An improved system for measuring tensions in multiple bolts is based on the usual measurement of the times of propagation of ultrasonic waves along the bolts, but the quantities measured and the method of processing the measurement data differ from those of conventional ultrasonic bolt-tension gauges. Typically, a conventional ultrasonic bolt-tension gauge utilizes a single particular feature of the ultrasonic waveform (e.g., a single zero-crossing) to measure the round-trip propagation time. When the gauge is functioning correctly, it can measure time with sufficient accuracy to give the bolt tension within ±2 percent. However, sometimes, the gauge focuses on the wrong signal feature (e.g., the wrong zero-crossing), yielding a reading that can be erroneous by as much as ±30 percent.
The system was initially designed for remote measurement of the tensions in several bolts in an article subjected to a potentially dangerous pressure test. The system includes a commercial ultrasonic bolt gauge with a microprocessor that serves as a gauge controller, plus serial data links between the microprocessor and host computer located in a safe control room remote from the test article. Under control by the computer, the microprocessor causes the ultrasonic bolt gauge to sequentially address ultrasonic transducers on individual bolts and transmit digitized responses to the computer.
Ideally, one would extract maximum information by utilizing the entire ultrasonic waveform rather than only a single feature of the waveform. The approach taken in designing the improved system was to reduce the extent and probability of error by use of a signal-analysis technique, utilizing the full-waveform approach. The improved system implements a correlation technique and also the times of multiple zero-crossings of the ultrasonic waveform for each bolt. The identification of zero-crossings and other signal features is enhanced by use of waveform-feature-recognition software based on three independent mathematical models of bolt gauges. The basic time-interval measurement is obtained from cross-correlating the tensioned and untensioned waveforms. A double- and triple-check is obtained from the zero crossings. If the intervals agree, then the time measured on the waveform for each bolt is considered to be more reliable than if the intervals do not agree. If the intervals do not agree, a vote can be taken and the waveform that does not agree can be discarded. Alternatively, the results can be averaged to obtain a final result that is less erroneous in the worst case.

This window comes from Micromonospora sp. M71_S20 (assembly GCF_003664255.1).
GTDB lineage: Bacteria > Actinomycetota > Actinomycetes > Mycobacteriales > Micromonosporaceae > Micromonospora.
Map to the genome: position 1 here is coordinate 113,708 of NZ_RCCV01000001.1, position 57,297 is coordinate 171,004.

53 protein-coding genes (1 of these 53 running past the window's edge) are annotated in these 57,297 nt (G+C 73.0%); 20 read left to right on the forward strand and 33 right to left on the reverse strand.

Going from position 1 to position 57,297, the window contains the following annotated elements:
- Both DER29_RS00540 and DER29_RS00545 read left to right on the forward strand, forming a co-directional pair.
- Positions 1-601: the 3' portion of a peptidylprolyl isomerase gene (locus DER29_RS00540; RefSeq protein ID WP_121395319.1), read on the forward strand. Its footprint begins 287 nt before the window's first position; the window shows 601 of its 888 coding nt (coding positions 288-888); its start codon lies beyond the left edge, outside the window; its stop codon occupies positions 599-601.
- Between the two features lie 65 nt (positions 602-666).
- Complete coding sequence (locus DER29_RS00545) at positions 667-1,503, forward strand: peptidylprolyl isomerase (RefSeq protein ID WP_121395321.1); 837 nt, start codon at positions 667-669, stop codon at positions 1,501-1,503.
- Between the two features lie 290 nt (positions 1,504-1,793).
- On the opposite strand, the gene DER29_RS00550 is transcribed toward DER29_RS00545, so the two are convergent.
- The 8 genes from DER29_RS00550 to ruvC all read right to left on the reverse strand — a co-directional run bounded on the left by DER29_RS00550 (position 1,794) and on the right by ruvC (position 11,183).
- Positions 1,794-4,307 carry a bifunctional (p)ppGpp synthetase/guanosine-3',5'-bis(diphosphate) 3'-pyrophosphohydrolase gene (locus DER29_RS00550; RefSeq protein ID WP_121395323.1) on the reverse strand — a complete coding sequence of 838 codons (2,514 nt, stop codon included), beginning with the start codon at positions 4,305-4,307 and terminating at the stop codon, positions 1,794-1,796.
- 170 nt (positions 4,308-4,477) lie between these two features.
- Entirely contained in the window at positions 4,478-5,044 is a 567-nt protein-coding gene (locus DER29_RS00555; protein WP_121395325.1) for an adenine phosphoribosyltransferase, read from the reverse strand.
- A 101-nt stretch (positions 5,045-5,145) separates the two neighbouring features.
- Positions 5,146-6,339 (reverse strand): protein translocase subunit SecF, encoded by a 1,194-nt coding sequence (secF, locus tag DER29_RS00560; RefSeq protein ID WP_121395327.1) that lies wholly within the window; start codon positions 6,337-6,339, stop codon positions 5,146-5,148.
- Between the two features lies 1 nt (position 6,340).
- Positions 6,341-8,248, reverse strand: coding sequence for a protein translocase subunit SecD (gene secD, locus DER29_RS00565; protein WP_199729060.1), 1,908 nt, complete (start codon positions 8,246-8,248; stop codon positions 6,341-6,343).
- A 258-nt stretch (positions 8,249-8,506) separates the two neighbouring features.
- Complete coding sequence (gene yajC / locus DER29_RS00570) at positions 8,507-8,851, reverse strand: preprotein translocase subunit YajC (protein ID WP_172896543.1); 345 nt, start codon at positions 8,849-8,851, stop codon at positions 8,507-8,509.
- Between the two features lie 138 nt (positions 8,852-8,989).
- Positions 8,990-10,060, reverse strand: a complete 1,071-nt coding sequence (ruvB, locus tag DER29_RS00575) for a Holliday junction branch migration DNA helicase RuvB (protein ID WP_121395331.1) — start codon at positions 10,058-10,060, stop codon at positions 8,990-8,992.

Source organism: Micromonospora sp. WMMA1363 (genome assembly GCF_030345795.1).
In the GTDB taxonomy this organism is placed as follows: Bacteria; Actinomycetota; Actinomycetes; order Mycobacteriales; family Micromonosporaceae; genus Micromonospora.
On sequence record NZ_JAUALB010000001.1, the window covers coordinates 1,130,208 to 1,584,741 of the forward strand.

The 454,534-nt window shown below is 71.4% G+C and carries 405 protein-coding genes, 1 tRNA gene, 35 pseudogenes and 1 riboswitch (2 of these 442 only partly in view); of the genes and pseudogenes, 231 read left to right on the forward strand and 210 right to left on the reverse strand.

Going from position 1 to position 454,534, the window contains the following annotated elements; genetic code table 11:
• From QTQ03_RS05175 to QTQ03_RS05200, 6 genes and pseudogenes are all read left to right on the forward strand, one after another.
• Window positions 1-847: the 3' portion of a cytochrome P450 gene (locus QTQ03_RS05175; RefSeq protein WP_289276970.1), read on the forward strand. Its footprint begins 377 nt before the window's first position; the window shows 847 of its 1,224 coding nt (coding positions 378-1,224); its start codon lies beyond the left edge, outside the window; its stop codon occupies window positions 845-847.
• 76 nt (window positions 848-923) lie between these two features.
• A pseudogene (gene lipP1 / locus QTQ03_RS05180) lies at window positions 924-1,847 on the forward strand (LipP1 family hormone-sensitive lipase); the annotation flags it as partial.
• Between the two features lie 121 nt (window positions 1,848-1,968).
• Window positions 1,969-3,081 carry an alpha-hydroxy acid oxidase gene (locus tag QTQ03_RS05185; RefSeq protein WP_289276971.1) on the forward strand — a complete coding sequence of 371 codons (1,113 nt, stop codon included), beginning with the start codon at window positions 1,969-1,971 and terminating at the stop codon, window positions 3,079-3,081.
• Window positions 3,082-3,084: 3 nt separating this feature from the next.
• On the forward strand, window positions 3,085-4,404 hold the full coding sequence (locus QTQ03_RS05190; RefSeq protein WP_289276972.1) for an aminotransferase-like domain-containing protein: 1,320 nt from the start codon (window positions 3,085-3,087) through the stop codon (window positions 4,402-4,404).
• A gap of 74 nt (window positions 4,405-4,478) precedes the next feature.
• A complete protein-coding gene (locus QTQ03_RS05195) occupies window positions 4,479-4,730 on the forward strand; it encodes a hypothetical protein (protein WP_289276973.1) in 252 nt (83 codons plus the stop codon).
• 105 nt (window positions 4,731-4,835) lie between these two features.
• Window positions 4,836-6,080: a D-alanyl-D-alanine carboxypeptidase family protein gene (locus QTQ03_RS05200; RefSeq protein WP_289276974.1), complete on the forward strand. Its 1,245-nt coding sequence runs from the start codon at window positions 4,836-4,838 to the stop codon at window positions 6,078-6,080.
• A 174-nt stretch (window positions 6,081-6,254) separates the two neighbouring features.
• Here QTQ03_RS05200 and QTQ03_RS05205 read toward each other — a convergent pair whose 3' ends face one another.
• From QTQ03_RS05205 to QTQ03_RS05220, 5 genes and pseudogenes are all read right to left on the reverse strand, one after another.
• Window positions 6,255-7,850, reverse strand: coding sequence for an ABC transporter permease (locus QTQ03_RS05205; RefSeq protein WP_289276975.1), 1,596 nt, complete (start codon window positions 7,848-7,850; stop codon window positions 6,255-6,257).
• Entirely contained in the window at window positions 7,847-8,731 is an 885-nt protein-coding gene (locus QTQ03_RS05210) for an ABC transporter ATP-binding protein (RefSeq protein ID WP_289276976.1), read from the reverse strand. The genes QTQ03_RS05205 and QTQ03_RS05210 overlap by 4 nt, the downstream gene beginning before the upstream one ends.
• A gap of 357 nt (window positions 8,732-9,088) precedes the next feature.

This work was done by Stuart M. Gleman of I-NET and Lyle J. Robinson, Stephen W. Thayer, Geoffrey K. Rowe, David L. Thompson, and Carl G. Hallberg of Dynacs Engineering Co., Inc., for Kennedy Space Center. For further information, access the Technical Support Package (TSP) free on-line at www.techbriefs.com under the Mechanics category, or circle no. 192 on the TSP Order Card in this issue to receive a copy by mail ($5 charge).
This invention is owned by NASA, and a patent application has been filed. Inquiries concerning nonexclusive or exclusive license for its commercial development should be addressed to the Patent Counsel, Kennedy Space Center; (407) 867-6225.